A recent study by our State Board for Educator Certification showed that out of the 280,000 Texas teachers in 2001-02, nearly 43,000 were certified but teaching more than 50 percent of the day out of their field of certification (not allowed under NCLB), and another nearly 15,000 were teaching on emergency permits or some form of certification waiver (not allowed under NCLB). In addition to the fact that about 20 percent of the current staff does not meet the new standards, Texas has the additional problem that about half of all newly certified teachers quit within their first five years of teaching. We literally have hundreds of thousands of students every day who are being taught, at least part of the day, by uncertified or under-certified people. I wanted you to have an appreciation for the size of the problem Texas is addressing and why the change proposed in Section 418 makes the goal of attracting/retaining highly qualified educators even more challenging.
In Texas we have implemented, even before the federal NCLB recommendations, a Career to Classroom initiative. Texas sought to attract qualified people who wanted to make mid-life career changes and bring them into public education. One of the major hurdles to the success of that effort has been the impact on the person's Social Security benefits. A person who was working in private industry and building up a retirement through that company and a Social Security benefit did not want to take a lower-paying job and lose access to most of their Social Security benefits. Since 1,000 of the 1,050 school districts in Texas do not participate in Social Security, the person wanting to go into education would see their own Social Security benefits reduced because of the windfall elimination provisions. At present, they can still qualify for at least 50 percent of their spouse's benefits. Similarly, the potential reduction in Social Security benefits will make it more difficult for school districts attempting to recruit teachers from other states to come to Texas.
Finally, immediate passage of this provision would work an unfair financial hardship on the current school employees who having been planning their retirement based on the current law that has been in place for about 20 years. School employees are a dedicated group of people. They have generally worked with low pay and few benefits out of love for the students they served. It is almost unconscionable to think Congress would pass a law that tells these educators in 90 days you will lose access to about one-fourth (for many teachers) or one-half (for many support personnel) of the retirement benefits you had been planning on. That is a major change in a prospective retiree's budget. Please allow these educators to retire in dignity.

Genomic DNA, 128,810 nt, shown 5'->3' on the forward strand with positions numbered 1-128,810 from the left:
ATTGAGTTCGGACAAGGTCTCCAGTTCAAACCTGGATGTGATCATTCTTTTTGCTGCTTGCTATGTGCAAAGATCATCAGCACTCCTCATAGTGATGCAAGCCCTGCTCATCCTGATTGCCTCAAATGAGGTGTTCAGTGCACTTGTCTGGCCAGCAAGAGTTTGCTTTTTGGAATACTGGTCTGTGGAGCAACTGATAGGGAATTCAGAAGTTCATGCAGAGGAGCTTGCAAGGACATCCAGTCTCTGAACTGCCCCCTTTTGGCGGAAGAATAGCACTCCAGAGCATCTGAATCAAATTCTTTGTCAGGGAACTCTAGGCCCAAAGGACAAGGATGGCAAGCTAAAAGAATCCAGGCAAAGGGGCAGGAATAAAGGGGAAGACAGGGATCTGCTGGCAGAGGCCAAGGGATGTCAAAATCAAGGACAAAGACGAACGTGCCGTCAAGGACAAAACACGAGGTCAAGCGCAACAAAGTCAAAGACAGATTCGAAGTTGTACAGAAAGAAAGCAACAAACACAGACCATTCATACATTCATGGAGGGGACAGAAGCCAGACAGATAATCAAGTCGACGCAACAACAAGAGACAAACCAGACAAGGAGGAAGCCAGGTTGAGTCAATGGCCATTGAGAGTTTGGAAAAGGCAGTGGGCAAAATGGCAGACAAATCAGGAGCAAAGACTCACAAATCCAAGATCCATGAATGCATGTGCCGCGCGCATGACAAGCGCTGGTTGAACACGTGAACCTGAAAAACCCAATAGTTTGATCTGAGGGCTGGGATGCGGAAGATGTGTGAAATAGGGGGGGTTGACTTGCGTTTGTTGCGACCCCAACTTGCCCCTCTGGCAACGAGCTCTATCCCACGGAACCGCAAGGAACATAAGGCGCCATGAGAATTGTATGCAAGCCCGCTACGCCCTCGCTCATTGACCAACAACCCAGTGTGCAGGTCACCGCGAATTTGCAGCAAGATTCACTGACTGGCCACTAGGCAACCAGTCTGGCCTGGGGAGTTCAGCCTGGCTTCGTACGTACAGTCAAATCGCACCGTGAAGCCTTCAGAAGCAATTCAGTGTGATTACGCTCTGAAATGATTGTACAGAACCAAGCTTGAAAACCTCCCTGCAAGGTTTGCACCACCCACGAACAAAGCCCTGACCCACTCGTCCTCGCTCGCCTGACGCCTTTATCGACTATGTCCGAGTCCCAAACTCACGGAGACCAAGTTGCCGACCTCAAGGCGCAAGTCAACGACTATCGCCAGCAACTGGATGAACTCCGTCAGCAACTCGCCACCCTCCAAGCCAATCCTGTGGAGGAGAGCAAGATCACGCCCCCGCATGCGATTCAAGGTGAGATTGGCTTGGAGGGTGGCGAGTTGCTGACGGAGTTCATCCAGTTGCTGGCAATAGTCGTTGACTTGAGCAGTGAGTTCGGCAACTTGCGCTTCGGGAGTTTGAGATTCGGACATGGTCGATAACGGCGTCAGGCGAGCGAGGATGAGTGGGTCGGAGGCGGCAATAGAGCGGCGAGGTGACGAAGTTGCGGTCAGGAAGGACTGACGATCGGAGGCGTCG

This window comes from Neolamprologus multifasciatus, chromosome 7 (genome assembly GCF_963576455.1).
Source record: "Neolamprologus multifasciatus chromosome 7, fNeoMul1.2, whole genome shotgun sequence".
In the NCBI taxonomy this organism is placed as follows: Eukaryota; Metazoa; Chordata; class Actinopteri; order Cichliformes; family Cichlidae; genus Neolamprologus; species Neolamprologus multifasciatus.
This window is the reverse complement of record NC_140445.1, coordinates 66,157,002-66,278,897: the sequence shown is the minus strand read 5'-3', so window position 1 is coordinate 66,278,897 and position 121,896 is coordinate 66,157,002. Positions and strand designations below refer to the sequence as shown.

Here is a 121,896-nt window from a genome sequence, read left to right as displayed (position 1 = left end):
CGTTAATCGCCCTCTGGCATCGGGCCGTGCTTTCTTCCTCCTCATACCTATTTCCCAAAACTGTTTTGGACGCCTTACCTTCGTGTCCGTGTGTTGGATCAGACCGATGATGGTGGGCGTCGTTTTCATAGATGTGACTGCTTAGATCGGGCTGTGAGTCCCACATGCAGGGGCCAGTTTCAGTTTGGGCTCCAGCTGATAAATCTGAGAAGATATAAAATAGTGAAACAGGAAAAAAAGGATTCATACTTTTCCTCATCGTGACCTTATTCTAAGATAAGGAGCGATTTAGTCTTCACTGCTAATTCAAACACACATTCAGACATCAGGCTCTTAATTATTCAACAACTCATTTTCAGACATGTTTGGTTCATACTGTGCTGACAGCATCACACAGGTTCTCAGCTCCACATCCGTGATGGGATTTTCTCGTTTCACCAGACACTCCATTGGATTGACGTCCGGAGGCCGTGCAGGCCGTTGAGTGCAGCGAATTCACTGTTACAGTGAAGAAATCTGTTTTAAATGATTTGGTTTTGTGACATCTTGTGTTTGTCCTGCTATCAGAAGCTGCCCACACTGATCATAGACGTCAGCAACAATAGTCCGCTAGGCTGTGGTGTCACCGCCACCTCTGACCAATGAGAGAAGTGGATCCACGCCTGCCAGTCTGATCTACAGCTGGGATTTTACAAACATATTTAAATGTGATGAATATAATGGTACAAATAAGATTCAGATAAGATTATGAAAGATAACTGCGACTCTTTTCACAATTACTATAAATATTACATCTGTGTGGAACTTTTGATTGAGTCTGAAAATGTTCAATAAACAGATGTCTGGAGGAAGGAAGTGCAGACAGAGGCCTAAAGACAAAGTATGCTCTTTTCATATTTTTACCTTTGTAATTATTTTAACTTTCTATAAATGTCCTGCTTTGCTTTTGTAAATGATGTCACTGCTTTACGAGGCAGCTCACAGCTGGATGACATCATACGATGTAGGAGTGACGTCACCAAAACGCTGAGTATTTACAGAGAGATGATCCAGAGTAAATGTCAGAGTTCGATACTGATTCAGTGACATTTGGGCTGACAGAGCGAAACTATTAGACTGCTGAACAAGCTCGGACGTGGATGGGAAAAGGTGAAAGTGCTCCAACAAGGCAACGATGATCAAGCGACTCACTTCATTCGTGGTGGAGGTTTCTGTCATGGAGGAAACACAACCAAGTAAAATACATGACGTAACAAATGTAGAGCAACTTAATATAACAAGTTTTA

TSTA would urge Congress not to make this change. However, if you are going to enact language like Section 418 in this bill or as part of some future discussion of Social Security benefits, school employees deserve adequate time to adjust to a financial decision that is going to affect the quality of the rest of their lives.
Much as Congress did when it enacted the current government pension offset provision, you ought to pick a date in the future and provide that the current law will cover anyone who is eligible to retire at that point, whether they actually retire or not. This will protect our career educators who do not have time to replace the Social Security benefits they had been factoring into their retirement plans. It will give our younger educators advance notice that the current Social Security benefits will not be available to them and give them time to adjust to the change and plan their retirement and savings accordingly.
Again, I thank you for the opportunity to share TSTA's concerns about this bill and I look forward to working with your staff as H.R. 743 moves through the legislative process.